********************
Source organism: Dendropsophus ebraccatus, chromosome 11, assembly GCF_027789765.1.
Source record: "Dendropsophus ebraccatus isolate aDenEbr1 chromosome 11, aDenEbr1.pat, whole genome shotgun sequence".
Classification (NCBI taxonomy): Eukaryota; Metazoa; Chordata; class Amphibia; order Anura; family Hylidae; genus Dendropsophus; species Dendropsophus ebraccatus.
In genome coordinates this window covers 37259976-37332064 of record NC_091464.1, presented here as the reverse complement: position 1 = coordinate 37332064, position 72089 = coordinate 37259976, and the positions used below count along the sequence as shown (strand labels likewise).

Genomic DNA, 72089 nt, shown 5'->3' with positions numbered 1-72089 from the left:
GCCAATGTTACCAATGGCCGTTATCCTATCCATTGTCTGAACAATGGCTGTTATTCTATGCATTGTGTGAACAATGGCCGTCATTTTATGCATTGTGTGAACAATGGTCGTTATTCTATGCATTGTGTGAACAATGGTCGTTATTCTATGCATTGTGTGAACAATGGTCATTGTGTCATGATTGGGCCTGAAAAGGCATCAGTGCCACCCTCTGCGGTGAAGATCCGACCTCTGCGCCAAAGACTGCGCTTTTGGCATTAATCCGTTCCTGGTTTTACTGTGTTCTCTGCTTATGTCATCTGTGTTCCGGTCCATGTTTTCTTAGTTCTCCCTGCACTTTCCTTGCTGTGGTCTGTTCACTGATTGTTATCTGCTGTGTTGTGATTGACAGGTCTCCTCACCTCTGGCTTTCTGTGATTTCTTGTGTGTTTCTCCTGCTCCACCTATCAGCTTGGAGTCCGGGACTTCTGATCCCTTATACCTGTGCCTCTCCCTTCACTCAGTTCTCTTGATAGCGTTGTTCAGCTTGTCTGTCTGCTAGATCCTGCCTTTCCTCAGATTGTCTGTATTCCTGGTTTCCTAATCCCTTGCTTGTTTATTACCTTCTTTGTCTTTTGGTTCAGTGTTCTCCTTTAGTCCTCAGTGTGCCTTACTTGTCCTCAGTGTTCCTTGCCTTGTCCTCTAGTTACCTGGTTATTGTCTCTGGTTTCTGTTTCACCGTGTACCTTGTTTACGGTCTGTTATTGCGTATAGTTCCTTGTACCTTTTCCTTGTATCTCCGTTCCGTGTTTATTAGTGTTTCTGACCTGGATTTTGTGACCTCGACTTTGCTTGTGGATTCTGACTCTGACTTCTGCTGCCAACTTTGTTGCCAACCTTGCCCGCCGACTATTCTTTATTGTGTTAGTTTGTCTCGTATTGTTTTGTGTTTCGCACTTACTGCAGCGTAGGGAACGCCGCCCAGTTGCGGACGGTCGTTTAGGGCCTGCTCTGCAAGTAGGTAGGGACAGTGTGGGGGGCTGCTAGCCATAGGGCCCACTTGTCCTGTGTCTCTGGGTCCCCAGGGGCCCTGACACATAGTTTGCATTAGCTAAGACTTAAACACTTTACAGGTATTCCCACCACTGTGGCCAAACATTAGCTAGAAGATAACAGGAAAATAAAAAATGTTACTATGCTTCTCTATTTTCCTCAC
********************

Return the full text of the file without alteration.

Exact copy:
Source organism: Dendropsophus ebraccatus, chromosome 11, assembly GCF_027789765.1.
Source record: "Dendropsophus ebraccatus isolate aDenEbr1 chromosome 11, aDenEbr1.pat, whole genome shotgun sequence".
Classification (NCBI taxonomy): Eukaryota; Metazoa; Chordata; class Amphibia; order Anura; family Hylidae; genus Dendropsophus; species Dendropsophus ebraccatus.
In genome coordinates this window covers 37259976-37332064 of record NC_091464.1, presented here as the reverse complement: position 1 = coordinate 37332064, position 72089 = coordinate 37259976, and the positions used below count along the sequence as shown (strand labels likewise).

Genomic DNA, 72089 nt, shown 5'->3' with positions numbered 1-72089 from the left:
GCCAATGTTACCAATGGCCGTTATCCTATCCATTGTCTGAACAATGGCTGTTATTCTATGCATTGTGTGAACAATGGCCGTCATTTTATGCATTGTGTGAACAATGGTCGTTATTCTATGCATTGTGTGAACAATGGTCGTTATTCTATGCATTGTGTGAACAATGGTCATTGTGTCATGATTGGGCCTGAAAAGGCATCAGTGCCACCCTCTGCGGTGAAGATCCGACCTCTGCGCCAAAGACTGCGCTTTTGGCATTAATCCGTTCCTGGTTTTACTGTGTTCTCTGCTTATGTCATCTGTGTTCCGGTCCATGTTTTCTTAGTTCTCCCTGCACTTTCCTTGCTGTGGTCTGTTCACTGATTGTTATCTGCTGTGTTGTGATTGACAGGTCTCCTCACCTCTGGCTTTCTGTGATTTCTTGTGTGTTTCTCCTGCTCCACCTATCAGCTTGGAGTCCGGGACTTCTGATCCCTTATACCTGTGCCTCTCCCTTCACTCAGTTCTCTTGATAGCGTTGTTCAGCTTGTCTGTCTGCTAGATCCTGCCTTTCCTCAGATTGTCTGTATTCCTGGTTTCCTAATCCCTTGCTTGTTTATTACCTTCTTTGTCTTTTGGTTCAGTGTTCTCCTTTAGTCCTCAGTGTGCCTTACTTGTCCTCAGTGTTCCTTGCCTTGTCCTCTAGTTACCTGGTTATTGTCTCTGGTTTCTGTTTCACCGTGTACCTTGTTTACGGTCTGTTATTGCGTATAGTTCCTTGTACCTTTTCCTTGTATCTCCGTTCCGTGTTTATTAGTGTTTCTGACCTGGATTTTGTGACCTCGACTTTGCTTGTGGATTCTGACTCTGACTTCTGCTGCCAACTTTGTTGCCAACCTTGCCCGCCGACTATTCTTTATTGTGTTAGTTTGTCTCGTATTGTTTTGTGTTTCGCACTTACTGCAGCGTAGGGAACGCCGCCCAGTTGCGGACGGTCGTTTAGGGCCTGCTCTGCAAGTAGGTAGGGACAGTGTGGGGGGCTGCTAGCCATAGGGCCCACTTGTCCTGTGTCTCTGGGTCCCCAGGGGCCCTGACACATAGTTTGCATTAGCTAAGACTTAAACACTTTACAGGTATTCCCACCACTGTGGCCAAACATTAGCTAGAAGATAACAGGAAAATAAAAAATGTTACTATGCTTCTCTATTTTCCTCAC